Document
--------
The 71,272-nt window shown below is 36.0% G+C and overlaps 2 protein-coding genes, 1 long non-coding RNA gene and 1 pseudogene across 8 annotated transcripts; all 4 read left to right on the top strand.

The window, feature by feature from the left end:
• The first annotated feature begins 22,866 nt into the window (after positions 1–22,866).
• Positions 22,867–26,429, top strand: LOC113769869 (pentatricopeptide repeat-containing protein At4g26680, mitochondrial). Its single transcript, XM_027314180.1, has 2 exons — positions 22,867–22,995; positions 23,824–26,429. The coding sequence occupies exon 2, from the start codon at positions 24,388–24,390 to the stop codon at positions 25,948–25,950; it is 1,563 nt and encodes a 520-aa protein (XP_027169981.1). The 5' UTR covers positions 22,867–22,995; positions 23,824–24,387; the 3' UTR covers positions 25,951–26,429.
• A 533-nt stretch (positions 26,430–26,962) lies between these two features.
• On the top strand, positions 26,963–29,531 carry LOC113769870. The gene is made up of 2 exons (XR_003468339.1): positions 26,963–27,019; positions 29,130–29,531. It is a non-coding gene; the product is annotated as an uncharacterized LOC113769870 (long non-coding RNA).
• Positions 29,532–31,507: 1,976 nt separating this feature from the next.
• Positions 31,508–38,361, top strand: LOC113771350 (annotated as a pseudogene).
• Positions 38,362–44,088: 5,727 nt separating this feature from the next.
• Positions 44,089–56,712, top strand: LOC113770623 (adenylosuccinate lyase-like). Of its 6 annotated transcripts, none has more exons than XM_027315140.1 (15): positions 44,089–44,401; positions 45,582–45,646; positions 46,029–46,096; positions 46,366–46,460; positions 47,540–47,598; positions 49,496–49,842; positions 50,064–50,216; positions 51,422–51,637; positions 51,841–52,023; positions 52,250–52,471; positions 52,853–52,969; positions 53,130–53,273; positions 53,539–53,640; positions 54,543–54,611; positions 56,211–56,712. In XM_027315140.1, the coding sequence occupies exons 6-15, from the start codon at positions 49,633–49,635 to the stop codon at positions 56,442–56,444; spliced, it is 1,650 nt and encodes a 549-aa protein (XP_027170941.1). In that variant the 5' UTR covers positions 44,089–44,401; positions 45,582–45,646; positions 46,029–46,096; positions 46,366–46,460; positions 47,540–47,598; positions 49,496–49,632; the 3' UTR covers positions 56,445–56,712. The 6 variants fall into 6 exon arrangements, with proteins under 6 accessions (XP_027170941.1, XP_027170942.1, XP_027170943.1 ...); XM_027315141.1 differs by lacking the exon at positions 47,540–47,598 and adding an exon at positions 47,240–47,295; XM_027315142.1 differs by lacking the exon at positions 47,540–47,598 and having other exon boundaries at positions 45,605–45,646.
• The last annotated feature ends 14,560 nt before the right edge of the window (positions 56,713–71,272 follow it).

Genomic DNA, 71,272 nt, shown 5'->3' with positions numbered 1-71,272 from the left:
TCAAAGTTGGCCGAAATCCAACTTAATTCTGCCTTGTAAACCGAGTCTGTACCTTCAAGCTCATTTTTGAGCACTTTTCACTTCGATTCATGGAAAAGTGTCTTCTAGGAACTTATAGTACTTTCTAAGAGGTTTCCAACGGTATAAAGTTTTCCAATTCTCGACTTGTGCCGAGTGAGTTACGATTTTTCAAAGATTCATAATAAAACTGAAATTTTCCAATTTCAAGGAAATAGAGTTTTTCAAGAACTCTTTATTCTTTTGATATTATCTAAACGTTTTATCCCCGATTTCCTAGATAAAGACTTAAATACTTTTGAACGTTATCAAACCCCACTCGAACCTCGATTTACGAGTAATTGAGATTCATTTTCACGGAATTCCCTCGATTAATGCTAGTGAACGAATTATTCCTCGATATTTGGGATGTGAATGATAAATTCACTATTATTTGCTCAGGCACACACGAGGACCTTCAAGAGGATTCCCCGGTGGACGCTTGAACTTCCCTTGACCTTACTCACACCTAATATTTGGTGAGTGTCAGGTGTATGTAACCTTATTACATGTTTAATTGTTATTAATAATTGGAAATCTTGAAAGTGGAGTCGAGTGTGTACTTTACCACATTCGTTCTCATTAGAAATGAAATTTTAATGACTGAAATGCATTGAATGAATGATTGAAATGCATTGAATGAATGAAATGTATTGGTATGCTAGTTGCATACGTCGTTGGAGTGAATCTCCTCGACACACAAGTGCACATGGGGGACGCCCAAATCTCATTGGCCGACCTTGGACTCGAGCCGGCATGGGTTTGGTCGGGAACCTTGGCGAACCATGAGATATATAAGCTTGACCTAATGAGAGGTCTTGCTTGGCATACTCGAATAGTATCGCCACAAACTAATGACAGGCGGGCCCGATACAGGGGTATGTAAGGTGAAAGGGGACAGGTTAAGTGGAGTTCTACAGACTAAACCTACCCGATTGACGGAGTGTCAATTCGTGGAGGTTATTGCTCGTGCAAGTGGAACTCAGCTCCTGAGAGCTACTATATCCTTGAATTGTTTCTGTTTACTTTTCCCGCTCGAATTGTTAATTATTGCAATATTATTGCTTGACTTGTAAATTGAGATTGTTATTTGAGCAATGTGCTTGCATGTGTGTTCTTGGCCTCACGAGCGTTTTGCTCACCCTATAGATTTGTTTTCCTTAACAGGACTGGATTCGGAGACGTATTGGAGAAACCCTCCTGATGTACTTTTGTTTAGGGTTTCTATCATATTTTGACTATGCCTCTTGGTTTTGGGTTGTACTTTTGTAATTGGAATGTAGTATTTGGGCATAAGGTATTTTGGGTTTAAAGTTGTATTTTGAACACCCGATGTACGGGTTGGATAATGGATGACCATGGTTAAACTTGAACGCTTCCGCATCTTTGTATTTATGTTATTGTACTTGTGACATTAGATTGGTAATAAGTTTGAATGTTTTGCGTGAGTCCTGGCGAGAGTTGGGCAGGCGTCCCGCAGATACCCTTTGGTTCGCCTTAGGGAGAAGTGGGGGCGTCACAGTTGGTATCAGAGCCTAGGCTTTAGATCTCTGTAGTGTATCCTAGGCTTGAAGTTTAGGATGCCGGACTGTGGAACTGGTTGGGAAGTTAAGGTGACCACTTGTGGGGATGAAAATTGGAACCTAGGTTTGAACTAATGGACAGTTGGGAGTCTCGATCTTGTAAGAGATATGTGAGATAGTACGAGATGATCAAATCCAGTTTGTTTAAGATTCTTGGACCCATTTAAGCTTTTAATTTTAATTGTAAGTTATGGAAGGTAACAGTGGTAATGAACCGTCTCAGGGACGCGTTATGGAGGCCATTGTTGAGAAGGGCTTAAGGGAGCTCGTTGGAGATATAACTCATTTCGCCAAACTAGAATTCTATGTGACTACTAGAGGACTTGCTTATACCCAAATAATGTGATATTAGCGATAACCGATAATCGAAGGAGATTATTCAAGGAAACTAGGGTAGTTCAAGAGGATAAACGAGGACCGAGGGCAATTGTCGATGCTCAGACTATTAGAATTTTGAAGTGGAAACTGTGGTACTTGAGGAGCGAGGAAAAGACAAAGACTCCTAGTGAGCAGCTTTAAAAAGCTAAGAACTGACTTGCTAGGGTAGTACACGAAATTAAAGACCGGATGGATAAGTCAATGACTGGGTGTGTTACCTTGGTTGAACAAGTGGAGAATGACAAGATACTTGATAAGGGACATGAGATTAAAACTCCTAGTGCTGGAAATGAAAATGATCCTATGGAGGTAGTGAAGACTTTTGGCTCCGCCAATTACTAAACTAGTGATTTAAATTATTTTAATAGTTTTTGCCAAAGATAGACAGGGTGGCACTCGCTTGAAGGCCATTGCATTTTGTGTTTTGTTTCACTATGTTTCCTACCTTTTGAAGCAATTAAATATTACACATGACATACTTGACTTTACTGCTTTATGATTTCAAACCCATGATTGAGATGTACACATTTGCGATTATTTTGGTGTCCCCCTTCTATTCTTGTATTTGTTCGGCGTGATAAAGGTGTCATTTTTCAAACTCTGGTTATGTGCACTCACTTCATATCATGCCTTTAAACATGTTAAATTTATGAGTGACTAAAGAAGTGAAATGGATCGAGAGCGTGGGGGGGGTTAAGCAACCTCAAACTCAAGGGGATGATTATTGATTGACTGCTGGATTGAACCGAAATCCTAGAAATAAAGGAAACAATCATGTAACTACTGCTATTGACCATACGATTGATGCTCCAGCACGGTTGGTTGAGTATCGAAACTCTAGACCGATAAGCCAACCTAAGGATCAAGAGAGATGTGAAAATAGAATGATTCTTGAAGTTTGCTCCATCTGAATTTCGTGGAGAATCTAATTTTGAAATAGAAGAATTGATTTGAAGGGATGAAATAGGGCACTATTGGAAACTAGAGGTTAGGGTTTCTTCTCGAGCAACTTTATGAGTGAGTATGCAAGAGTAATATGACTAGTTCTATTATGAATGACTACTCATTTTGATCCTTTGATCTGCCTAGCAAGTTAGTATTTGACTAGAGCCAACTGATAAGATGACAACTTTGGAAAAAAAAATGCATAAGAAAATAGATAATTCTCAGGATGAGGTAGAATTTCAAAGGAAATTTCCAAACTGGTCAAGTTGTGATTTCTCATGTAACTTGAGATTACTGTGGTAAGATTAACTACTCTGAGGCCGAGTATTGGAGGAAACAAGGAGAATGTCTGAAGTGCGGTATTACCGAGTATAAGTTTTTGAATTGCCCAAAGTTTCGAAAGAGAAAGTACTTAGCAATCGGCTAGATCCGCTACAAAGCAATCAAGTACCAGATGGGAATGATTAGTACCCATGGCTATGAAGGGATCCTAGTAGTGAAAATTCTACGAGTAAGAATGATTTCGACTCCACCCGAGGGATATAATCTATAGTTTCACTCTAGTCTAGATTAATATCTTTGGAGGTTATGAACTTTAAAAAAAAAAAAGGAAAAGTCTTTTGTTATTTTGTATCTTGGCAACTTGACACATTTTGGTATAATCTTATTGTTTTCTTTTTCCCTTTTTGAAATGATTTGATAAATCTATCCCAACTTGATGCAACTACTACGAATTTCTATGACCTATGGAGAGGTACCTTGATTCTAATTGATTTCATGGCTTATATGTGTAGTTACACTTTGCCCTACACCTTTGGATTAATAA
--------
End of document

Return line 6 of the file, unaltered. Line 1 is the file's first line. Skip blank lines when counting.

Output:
• On the top strand, positions 26,963–29,531 carry LOC113769870. The gene is made up of 2 exons (XR_003468339.1): positions 26,963–27,019; positions 29,130–29,531. It is a non-coding gene; the product is annotated as an uncharacterized LOC113769870 (long non-coding RNA).